Date of Award
Doctor of Philosophy
This study aimed to examine different sources of prejudice and how these interact. Specifically, I examined feelings and impressions participants displayed in reaction to targets who varied by sex, sexual orientation, gender conformity, and socio-economic status. In addition to measuring participants' reactions to a described target, I gathered participant information including demographics, prejudice, social desirability, religiosity, masculinity, and femininity. Among the participants, higher levels of religiosity and prejudice were associated with less favorable ratings, whereas higher levels of reported femininity were associated with more favorable ratings. After controlling for level of parents' education and personal levels of prejudice, religiosity, social desirability, masculinity, and femininity, I found that participants showed preferences for individuals of higher SES over individuals of lower SES and for heterosexual individuals over gay and lesbian individuals. Levels of religiosity and prejudice moderated the effect of sexual orientation on ratings; heterosexual individuals were evaluated significantly more positively than gay or lesbian targets by highly-religious and highly-prejudiced participants. Additionally, I found an interaction between sex of the participant and sex of the described target in favorability ratings. Female targets rated by male participants received the most favorable ratings whereas male targets rated by male participants received the least favorable ratings. There was also an interaction between target sex and target gender conformity. Female targets who were gender conforming received the highest ratings, followed by male targets who were gender nonconforming and then by female targets who were gender nonconforming. Male targets who were gender conforming received the lowest ratings. However, the manipulation of gender conformity was problematic as participants appeared to have difficulty encoding information that indicated gender nonconformity. When analyses were repeated using only the data from participants who correctly responded to this manipulation, results showed that participants exhibited more favorable reactions to gender conforming individuals than to gender nonconforming individuals. Implications of the findings and future directions for research are discussed.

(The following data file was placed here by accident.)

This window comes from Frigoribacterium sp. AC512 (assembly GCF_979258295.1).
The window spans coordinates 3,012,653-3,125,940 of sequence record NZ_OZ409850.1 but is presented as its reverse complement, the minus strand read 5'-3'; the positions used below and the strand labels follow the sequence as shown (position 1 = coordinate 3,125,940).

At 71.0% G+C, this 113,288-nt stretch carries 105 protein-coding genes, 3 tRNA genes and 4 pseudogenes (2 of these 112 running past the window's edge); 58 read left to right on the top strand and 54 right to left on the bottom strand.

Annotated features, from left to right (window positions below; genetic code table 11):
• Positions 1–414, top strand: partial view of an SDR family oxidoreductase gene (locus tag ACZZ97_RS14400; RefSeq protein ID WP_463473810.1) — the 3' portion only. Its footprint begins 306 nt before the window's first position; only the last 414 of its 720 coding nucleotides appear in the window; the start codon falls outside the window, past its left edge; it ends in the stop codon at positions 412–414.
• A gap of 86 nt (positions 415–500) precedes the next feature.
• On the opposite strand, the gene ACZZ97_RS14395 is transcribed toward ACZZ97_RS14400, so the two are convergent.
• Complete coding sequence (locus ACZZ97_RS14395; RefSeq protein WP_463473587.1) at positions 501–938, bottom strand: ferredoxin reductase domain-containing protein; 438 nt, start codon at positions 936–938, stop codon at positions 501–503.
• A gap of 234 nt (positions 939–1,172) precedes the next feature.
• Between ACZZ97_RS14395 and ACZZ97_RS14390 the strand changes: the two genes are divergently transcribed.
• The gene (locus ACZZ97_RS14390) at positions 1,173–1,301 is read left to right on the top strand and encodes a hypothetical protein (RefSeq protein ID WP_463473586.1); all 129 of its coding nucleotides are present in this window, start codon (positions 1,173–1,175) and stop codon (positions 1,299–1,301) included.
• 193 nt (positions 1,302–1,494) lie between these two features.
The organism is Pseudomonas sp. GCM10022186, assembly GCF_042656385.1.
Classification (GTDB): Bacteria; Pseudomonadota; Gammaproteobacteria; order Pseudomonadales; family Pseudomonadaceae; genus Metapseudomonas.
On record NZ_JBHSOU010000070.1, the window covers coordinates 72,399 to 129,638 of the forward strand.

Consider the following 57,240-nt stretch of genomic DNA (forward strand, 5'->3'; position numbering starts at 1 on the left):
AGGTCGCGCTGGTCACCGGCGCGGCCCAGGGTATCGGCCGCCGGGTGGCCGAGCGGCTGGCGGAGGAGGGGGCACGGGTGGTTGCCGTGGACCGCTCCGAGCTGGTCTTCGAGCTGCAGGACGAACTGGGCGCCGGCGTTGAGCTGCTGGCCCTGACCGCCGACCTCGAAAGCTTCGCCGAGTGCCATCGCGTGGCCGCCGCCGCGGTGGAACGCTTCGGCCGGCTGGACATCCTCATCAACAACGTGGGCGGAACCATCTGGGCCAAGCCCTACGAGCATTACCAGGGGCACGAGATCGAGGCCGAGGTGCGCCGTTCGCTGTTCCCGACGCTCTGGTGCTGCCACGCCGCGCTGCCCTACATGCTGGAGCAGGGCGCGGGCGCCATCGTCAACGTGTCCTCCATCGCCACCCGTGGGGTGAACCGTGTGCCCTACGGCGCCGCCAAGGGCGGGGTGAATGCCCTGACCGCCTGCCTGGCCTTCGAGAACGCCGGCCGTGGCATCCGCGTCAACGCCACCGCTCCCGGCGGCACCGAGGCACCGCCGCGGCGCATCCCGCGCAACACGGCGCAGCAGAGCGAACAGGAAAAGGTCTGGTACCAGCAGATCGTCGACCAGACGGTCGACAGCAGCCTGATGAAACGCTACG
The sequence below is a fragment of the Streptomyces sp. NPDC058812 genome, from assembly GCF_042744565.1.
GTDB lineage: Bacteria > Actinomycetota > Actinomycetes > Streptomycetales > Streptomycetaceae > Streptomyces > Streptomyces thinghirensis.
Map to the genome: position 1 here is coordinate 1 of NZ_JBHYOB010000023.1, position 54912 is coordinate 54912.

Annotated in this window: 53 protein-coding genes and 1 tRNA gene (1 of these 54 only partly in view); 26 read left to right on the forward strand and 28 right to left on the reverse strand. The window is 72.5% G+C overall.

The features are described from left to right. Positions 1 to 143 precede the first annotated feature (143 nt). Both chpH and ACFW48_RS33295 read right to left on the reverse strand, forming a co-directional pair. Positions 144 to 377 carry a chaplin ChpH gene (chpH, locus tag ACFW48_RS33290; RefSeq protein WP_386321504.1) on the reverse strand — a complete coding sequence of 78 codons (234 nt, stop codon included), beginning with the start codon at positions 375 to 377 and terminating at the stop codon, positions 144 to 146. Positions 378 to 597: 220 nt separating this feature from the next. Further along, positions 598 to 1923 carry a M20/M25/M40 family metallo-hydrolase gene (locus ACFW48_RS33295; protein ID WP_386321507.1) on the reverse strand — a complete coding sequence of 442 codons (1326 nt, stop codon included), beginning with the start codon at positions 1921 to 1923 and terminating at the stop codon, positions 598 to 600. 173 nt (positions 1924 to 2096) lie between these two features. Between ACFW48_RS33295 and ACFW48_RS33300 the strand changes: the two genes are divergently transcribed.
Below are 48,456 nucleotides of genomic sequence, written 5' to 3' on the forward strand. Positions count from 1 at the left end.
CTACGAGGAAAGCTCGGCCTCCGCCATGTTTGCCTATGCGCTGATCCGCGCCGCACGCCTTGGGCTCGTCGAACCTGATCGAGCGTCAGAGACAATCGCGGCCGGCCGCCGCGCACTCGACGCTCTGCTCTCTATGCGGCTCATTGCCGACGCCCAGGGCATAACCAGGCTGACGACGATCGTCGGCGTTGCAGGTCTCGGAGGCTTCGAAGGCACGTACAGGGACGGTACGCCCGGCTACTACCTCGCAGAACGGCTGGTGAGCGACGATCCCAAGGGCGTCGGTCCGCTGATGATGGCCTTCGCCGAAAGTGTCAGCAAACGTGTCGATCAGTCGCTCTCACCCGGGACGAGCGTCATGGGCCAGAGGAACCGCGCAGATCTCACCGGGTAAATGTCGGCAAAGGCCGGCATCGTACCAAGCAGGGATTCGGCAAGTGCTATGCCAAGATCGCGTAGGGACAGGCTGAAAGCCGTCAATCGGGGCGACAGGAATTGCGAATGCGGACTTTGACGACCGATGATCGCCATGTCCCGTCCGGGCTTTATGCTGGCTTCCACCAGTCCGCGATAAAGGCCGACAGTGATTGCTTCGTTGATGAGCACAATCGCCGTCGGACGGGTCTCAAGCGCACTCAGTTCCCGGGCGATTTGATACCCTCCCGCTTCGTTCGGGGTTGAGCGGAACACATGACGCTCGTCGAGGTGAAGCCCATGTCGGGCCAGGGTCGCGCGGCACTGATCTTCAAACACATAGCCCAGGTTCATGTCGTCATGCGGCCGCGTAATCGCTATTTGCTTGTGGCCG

Michelle L. Cushman
Cushman, Michelle L., "Sources of prejudice and how they interact" (2012). Graduate Theses and Dissertations. 12808.